myrmecology

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Related to Myrmecologists: myrmecology

myr·me·col·o·gy

 (mûr′mĭ-kŏl′ə-jē)
n.
The branch of entomology that deals with ants.

myr′me·co·log′i·cal (-kə-lŏj′ĭ-kəl) adj.
myr′me·col′o·gist n.
American Heritage® Dictionary of the English Language, Fifth Edition. Copyright © 2016 by Houghton Mifflin Harcourt Publishing Company. Published by Houghton Mifflin Harcourt Publishing Company. All rights reserved.

myrmecology

(ˌmɜːmɪˈkɒlədʒɪ)
n
(Zoology) the branch of zoology concerned with the study of ants
myrmecological, ˌmyrmecoˈlogic adj
ˌmyrmeˈcologist n
Collins English Dictionary – Complete and Unabridged, 12th Edition 2014 © HarperCollins Publishers 1991, 1994, 1998, 2000, 2003, 2006, 2007, 2009, 2011, 2014

myr•me•col•o•gy

(ˌmɜr mɪˈkɒl ə dʒi)

n.
the branch of entomology dealing with ants.
[< Greek myrmēk-, s. of mýrmēx ant + -o- + -logy]
myr`me•co•log′i•cal (-kəˈlɒdʒ ɪ kəl) adj.
myr`me•col′o•gist, n.
Random House Kernerman Webster's College Dictionary, © 2010 K Dictionaries Ltd. Copyright 2005, 1997, 1991 by Random House, Inc. All rights reserved.

myrmecology

the branch of entomology that studies ants. — myrmecologist, n.myrmecologic, myrmecological, adj.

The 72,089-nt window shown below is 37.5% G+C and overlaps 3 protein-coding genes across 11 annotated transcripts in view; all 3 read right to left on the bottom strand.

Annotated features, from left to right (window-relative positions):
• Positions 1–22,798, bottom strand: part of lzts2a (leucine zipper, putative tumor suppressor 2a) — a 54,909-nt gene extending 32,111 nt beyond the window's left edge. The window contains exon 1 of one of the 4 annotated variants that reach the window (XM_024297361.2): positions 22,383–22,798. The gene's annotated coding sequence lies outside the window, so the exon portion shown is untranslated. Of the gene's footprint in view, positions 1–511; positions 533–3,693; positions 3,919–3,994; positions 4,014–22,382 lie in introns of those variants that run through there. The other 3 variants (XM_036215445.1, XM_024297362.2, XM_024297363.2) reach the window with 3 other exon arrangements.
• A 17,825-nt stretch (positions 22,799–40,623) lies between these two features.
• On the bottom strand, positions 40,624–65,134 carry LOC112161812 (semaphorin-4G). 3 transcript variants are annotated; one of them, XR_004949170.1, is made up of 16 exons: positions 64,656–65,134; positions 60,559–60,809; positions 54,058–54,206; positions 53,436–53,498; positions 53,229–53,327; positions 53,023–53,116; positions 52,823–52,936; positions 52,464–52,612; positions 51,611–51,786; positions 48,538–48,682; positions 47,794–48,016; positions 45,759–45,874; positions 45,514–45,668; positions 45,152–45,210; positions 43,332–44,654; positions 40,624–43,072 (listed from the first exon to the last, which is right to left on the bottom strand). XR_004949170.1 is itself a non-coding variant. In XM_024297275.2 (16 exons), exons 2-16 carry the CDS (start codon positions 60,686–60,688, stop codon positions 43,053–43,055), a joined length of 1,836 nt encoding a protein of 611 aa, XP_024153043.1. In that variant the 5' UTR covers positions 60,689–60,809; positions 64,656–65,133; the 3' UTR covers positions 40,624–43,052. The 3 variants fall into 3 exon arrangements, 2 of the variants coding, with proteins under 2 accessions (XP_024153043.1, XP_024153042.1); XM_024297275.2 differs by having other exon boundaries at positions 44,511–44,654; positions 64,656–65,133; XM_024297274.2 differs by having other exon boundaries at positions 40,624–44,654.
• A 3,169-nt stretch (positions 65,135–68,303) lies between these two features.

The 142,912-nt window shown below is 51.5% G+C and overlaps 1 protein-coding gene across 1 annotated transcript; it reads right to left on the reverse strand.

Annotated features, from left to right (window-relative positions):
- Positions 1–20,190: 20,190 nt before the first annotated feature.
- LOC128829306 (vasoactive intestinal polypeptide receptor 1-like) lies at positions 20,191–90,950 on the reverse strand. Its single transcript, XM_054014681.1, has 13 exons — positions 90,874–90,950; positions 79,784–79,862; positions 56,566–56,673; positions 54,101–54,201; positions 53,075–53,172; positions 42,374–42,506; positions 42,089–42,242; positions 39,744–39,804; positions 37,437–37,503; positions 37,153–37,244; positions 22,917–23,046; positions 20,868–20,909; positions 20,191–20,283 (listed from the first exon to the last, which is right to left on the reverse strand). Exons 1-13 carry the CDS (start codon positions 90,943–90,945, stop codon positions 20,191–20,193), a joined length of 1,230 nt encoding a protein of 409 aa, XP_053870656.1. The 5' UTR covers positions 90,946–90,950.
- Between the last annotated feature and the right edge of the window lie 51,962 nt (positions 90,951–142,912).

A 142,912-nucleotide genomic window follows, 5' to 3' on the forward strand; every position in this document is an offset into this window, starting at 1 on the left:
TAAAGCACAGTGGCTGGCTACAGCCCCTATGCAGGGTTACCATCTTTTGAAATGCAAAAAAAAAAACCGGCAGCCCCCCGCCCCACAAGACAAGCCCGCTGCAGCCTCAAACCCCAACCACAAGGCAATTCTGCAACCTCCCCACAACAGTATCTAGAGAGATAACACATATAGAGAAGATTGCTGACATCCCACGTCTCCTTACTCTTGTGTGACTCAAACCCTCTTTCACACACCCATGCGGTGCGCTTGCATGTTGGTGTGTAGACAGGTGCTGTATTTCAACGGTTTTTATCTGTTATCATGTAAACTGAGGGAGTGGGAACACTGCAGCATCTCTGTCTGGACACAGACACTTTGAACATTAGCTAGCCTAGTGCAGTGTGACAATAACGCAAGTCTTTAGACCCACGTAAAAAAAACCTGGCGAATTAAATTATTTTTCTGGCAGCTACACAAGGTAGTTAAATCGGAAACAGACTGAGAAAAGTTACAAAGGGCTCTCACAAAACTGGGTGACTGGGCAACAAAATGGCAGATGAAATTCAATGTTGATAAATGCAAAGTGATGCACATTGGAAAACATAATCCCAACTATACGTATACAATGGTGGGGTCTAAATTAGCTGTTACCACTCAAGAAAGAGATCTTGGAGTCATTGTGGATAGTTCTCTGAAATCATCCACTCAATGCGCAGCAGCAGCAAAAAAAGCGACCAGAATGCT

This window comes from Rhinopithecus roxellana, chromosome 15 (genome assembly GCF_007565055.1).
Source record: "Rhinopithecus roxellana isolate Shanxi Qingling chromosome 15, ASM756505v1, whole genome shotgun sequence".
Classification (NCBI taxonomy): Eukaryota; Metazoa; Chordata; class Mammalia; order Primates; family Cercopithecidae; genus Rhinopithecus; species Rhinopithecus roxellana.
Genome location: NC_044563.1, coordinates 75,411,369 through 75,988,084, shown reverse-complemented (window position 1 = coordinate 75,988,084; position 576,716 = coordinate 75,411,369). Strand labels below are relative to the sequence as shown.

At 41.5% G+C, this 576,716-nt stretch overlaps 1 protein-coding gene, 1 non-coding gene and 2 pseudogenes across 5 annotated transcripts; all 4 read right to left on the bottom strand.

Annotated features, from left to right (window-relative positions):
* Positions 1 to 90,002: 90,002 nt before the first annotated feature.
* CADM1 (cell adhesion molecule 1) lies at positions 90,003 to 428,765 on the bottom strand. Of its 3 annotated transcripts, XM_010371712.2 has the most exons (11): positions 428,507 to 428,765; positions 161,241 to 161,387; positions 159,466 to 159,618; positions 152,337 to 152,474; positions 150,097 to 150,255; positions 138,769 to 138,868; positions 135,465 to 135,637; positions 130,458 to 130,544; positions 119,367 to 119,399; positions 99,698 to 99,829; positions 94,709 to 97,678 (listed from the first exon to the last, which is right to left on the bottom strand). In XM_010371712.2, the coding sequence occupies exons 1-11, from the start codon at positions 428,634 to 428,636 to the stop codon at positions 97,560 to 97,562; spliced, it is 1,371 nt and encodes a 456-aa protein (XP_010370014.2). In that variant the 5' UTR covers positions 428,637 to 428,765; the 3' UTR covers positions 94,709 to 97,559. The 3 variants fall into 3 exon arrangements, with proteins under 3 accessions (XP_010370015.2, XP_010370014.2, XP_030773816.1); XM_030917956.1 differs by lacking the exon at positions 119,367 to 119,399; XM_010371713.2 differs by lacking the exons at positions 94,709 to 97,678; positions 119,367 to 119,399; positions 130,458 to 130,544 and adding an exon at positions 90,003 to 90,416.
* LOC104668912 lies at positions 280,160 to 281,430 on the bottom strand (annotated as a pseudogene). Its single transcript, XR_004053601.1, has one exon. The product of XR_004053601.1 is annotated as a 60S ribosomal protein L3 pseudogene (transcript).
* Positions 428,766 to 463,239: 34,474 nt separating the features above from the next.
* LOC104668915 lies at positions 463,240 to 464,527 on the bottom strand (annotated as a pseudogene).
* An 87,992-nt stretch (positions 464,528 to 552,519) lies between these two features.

See also: Ants
the study of ants.
See also: Insects
-Ologies & -Isms. Copyright 2008 The Gale Group, Inc. All rights reserved.

myrmecology

The branch of zoology that deals with the study of ants.
Dictionary of Unfamiliar Words by Diagram Group Copyright © 2008 by Diagram Visual Information Limited
Translations
muurahaistiedemyrmekologia
References in periodicals archive ?
Counting ants (Hymenoptera: Formicidae): biodiversity sampling and statistical analysis for myrmecologists. Myrmecological News, Innsbruck, n.
With only five myrmecologists in the Philippines, it is no wonder that ant is one of the least understood species.
The new species described below appears to be rare and was probably never seen by Brown or other myrmecologists working on Myrmecina taxonomy.
Lach, Parr and Abbott clearly belong to this new generation of enthusiast myrmecologists. With their book, they provide the first comprehensive review focusing on ant ecology since "The Ants".
Since 1858, when Smith described the genus Pachycondyla [22], myrmecologists have continued to add new subgenera, and recently this genus and the proposed generic synonyms have reached a state of unclear taxonomic identity.
In dealing with Wilson and the other myrmecologists, Sleigh's analysis is fascinating, and a little disturbing.
military funded a key 1953 conference on animal behavior, encouraging myrmecologists to seek the practical applications of ants.
Lustig argues, myrmecologists studied ants to determine whether humans could derive any insights about social behavior from these tiny creatures.
There, Hoyt came to see ants as myrmecologists do, as an integral and diverse component of the rain-forest.